I will point out that I am aware that Robert Gates is the Secretary of Defense, not the Secretary of State, as we misstated in the bonus question. Intern number two was responsible for proofreading and has now been assigned less difficult tasks, including polishing the foosball table and restocking the beer fridge. Bobo the talking intern will take over proofreading until he returns to school.
Gary from parts unknown wrote: “Yes, modernize the nuclear arsenal… and put Robert Gates back in the Defense Department.” Clever and only a bit sarcastic.
Sally, also not willing to cough up her location, piled on by saying, “Great article until the bonus question. I hope Mr. Baker paid a little closer attention to details as a CIA field officer than he does as a writer.”
No, I did not. There was that one time that the Iraqi asset told me where the weapons of mass destruction were located. But, to be honest, I forgot to write it down.
David, a U.S. Navy sub veteran with a couple decades experience in the commercial nuclear power industry, said that “Mr. Gates is Secretary of Defense. He doesn’t even remotely resemble Condoleezza Rice.” Dr. Rice thanks you. Also, well done David for getting all the answers correct; sort of makes those 20 years in the nuclear industry worthwhile.
Greg from North Dakota wins the award for using the biggest words in the essay portion of the test, although he couldn’t keep to the one-paragraph limit so he has to forfeit the points. While we didn’t understand your essay, we are confident that it’s really smart. Bobo’s lips never stopped moving the whole time he was reading.
Kent, a nuclear engineer from some unidentified location, answered the bonus question by saying “…the answer is (B), which will almost certainly mean that as soon as Iraq has stabilized a bit more, Bob Gates will also be found to be “bleak and in need of immediate modernization… or at least replacement.”
Cynical, but I’ll bet Kent the nuke guy is absolutely correct. Watch for SECDEF Gates to be eased out at the first opportune moment.
David from Rio (that’s in Brazil) wrote, “I did my military service in the SAC and am a peace through strength guy. You may be a bit young to remember the SAC, the Strategic Air Command, but it was a reason you were able to grow up in the land of the free.”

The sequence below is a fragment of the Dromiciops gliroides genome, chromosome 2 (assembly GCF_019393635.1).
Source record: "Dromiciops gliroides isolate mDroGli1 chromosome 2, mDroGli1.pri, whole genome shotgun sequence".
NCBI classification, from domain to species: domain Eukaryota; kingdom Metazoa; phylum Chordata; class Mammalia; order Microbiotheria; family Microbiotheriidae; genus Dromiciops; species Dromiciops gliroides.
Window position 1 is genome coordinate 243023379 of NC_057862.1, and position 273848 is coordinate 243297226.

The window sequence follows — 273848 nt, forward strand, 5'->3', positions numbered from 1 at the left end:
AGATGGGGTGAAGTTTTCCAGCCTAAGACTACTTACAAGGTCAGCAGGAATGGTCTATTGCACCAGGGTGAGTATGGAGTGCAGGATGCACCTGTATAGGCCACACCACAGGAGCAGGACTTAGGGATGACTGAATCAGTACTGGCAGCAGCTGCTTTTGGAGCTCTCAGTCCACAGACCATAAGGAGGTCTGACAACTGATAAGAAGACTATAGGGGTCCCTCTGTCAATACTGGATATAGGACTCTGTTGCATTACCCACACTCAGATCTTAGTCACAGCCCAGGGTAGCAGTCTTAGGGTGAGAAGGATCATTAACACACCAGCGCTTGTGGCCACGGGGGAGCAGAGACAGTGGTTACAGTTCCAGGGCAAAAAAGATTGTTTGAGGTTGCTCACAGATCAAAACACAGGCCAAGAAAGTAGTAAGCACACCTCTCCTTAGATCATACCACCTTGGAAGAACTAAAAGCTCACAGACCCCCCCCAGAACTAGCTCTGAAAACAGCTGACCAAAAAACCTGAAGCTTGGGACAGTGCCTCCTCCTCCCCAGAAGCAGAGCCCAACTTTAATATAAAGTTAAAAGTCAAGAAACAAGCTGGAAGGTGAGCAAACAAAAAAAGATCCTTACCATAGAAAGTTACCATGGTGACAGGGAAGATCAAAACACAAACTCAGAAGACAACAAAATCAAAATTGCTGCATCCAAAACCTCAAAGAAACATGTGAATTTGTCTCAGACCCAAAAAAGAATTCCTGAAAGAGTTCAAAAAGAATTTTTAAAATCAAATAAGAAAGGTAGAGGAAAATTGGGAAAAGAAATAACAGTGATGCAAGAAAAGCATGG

Thanks for your service, David, and for thinking I’m too young to remember the SAC.
Neil from Indianapolis (that’s in Indiana) correctly answered the questions, demonstrating keen test-taking aptitude. Unfortunately, he then asked, “…What did I win?”
Neil, the PWB doesn’t want to encourage an entitlement society. Rather than asking “What did I win?” you should ask, “How can I pay more taxes so that others may do well off the back of my success?”
Finally, Bruce from Blackwell, Okla., contributed the following essay response: “If we unilaterally disarm, then everything will be super, man.”
The interns were struck by the brevity and clever way that Bruce failed to use any original thought. It helps that Bruce has founded the Blackwell chapter of the Whadda Loada Krapp Fraternity and named himself President. The Krappas, as we fraternity brothers call ourselves, welcome the Blackwell chapter and look forward to their timely payment of dues.
As always, we welcome your comments, thoughts and insight. Send your e-mails to firstname.lastname@example.org
Till 2009, stay safe.
Mike Baker served for more than 15 years as a covert field operations officer for the Central Intelligence Agency, specializing in counterterrorism, counternarcotics and counterinsurgency operations around the globe. Since leaving government service, he has been a principal in building and running several companies in the private intelligence, security and risk management sector and has recently agreed to return to Diligence LLC, a company he cofounded in 2000, as President. He appears frequently in the media as an expert on counterterrorism, intelligence and homeland security. Baker is also a partner in Classified Trash, a film and television production company. Baker serves as a script consultant, writer and technical adviser within the entertainment industry, lending his expertise to such programs as the BBC's popular spy series "Spooks," as well as major motion pictures.